Jodie Whitaker, the actress who currently plays the role of Dr. Who, has revealed that her parents took a gender neutral approach to raising her and her brother “before it was even considered a thing.”
In an interview with UK news outlet The Times, Whitaker stated, “My brother and I were raised gender neutral befor it was even considered a thing. She went on to describee how she and her brother “were given equal opportunities and thrown into the same activities.”
“Our parents told us that our social skills and sports were just as important as our academic results,” explained Whitaker. “‘They wanted me to be well rounded, able to have a proper conversation and have an inquisitive mind.”
Whitaker also described her mother as “incredibly progressive.”
She explained, “I’m surrounded by a sisterhood that is the most extraordinary gift I’ve been given. My mother is an inspiration and is incredibly progressive for her age.”
“I also have a group of girlfriends I’ve known since I was little. It’s never an effort to be close, even if we don’t see each other regularly, and you know they’ll call you out if they disagree with you,” she stated.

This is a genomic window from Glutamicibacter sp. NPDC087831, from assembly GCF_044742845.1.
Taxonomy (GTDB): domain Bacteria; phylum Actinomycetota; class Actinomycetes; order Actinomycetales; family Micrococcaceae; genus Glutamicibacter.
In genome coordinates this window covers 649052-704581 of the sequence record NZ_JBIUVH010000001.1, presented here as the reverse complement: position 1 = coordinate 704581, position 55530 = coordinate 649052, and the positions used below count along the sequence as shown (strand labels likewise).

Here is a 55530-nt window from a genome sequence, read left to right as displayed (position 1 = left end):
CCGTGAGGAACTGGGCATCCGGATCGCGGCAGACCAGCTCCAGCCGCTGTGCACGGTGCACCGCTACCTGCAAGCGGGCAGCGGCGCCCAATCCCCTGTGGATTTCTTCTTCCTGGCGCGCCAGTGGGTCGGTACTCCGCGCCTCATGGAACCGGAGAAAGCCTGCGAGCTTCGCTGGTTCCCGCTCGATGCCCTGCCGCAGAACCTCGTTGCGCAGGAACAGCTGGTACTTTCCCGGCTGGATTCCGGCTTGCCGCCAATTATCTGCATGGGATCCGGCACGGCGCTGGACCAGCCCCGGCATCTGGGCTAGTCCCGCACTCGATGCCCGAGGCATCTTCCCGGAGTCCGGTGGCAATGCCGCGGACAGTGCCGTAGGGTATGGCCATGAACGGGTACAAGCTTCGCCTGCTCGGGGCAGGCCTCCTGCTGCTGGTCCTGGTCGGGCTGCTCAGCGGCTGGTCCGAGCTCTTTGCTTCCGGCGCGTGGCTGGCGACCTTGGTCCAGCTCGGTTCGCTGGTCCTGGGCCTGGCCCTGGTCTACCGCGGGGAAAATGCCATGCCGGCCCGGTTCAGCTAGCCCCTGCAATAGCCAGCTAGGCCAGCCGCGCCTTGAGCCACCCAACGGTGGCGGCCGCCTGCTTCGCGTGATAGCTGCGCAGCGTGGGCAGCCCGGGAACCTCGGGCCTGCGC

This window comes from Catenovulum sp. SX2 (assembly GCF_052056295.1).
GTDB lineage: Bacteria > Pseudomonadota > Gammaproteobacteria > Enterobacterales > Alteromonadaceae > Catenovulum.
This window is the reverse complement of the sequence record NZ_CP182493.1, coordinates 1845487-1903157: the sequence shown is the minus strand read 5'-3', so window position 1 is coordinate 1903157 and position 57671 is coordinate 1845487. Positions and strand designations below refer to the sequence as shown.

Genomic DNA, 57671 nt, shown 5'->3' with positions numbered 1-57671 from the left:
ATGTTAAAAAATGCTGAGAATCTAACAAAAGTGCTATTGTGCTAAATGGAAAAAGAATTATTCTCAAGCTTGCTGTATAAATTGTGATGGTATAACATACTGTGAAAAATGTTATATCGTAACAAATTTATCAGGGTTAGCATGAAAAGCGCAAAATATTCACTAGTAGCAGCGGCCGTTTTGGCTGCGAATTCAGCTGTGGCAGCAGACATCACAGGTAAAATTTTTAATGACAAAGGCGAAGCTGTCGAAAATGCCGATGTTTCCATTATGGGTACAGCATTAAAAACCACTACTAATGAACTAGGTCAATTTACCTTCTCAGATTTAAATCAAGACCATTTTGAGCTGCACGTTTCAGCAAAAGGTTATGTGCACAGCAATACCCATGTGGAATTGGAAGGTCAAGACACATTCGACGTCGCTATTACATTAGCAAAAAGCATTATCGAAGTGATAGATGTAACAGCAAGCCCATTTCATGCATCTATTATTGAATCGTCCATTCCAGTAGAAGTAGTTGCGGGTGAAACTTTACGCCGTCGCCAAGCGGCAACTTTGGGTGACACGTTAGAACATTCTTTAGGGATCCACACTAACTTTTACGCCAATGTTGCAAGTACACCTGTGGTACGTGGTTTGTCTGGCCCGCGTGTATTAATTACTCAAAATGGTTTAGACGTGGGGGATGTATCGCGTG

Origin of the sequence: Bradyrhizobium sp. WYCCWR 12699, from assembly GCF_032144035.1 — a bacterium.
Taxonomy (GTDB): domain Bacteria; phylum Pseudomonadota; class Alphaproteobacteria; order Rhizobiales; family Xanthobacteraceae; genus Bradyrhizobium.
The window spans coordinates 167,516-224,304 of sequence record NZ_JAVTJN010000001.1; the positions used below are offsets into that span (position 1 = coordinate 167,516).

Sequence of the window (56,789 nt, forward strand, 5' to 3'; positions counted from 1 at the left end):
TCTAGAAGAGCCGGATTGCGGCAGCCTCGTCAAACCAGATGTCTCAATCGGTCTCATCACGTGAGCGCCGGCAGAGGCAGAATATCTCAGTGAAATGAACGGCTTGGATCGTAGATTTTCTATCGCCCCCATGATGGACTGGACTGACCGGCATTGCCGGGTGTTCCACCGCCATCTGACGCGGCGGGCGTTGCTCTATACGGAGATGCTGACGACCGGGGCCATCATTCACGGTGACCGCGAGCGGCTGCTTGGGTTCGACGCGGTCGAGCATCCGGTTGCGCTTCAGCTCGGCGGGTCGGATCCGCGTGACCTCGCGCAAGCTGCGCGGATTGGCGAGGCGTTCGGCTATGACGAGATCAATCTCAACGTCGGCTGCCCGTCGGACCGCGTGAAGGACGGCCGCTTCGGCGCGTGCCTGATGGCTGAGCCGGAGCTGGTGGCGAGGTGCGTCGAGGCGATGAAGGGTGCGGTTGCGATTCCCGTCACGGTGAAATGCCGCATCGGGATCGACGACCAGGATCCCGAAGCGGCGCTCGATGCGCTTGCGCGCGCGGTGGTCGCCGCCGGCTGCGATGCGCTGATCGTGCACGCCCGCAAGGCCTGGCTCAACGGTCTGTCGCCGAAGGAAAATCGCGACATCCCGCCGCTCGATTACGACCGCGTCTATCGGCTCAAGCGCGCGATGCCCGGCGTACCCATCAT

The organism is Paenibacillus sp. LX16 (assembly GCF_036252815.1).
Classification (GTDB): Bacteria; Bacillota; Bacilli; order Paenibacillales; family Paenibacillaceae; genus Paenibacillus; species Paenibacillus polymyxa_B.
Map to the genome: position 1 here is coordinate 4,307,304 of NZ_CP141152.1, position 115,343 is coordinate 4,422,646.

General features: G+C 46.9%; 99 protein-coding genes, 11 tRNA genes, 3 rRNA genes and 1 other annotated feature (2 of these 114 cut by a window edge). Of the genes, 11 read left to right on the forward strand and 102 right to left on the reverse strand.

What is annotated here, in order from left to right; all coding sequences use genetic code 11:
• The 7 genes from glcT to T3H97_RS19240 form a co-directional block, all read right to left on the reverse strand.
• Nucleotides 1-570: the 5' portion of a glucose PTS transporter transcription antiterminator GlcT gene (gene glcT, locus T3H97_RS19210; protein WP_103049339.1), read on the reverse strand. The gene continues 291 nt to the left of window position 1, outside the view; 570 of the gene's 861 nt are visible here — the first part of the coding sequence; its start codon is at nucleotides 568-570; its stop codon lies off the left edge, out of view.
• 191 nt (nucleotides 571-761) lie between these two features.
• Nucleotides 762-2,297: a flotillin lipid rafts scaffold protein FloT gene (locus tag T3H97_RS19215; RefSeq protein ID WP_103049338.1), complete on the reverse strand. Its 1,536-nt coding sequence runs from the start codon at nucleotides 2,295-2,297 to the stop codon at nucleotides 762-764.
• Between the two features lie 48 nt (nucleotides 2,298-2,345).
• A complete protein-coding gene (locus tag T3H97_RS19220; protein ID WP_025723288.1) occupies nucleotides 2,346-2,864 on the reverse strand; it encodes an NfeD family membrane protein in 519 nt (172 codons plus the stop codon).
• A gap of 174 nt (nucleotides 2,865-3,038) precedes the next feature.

The presentation of items, activities, and practices as ‘gender neutral’ has seen an increase in popularity in recent years.
Last year, Google promoted their Stadia controllers as gender neutral, while toy manufacturer Mattel launched a gender neutral doll line on the basis that the company did not “want their toys dictated by gender norms.”
At the same time, Guardians of the Galaxy and Avatar star Zoe Saldana revealed that she has taken to raising her three sons in a “gender-neutral environment.”
With the release of Animal Crossing: New Horizons earlier this year, Nintendo removed the ability for players to choose their gender and instead allowed them to choose their ‘styles.’
Later in the interview, Whitaker would also reveal her biggest weakness writing, “My biggest weakness is being paranoid about getting two ticks on a Whatsapp and no response.”
She added, “I get in an absolute state and wonder what I’ve done. I overthink things and that can be exhausting.”
Whitaker also reflected on when she first got the role of the Doctor. She wrote, “Being given the role of the Doctor was a challenge before I’d even set foot in front of the camera.”
She continued, “Keeping it quiet was hard, and then hearing everyone’s opinions on whether I was capable as the first female, and how it should be played, showed how passionate people felt, even if there were rude headlines.”
“It was a full year of filming before my first episode landed. So the build-up was a constant tug between it being my joyous, happy place and concern about not wanting to ruin Doctor Who for future generations,” she added.
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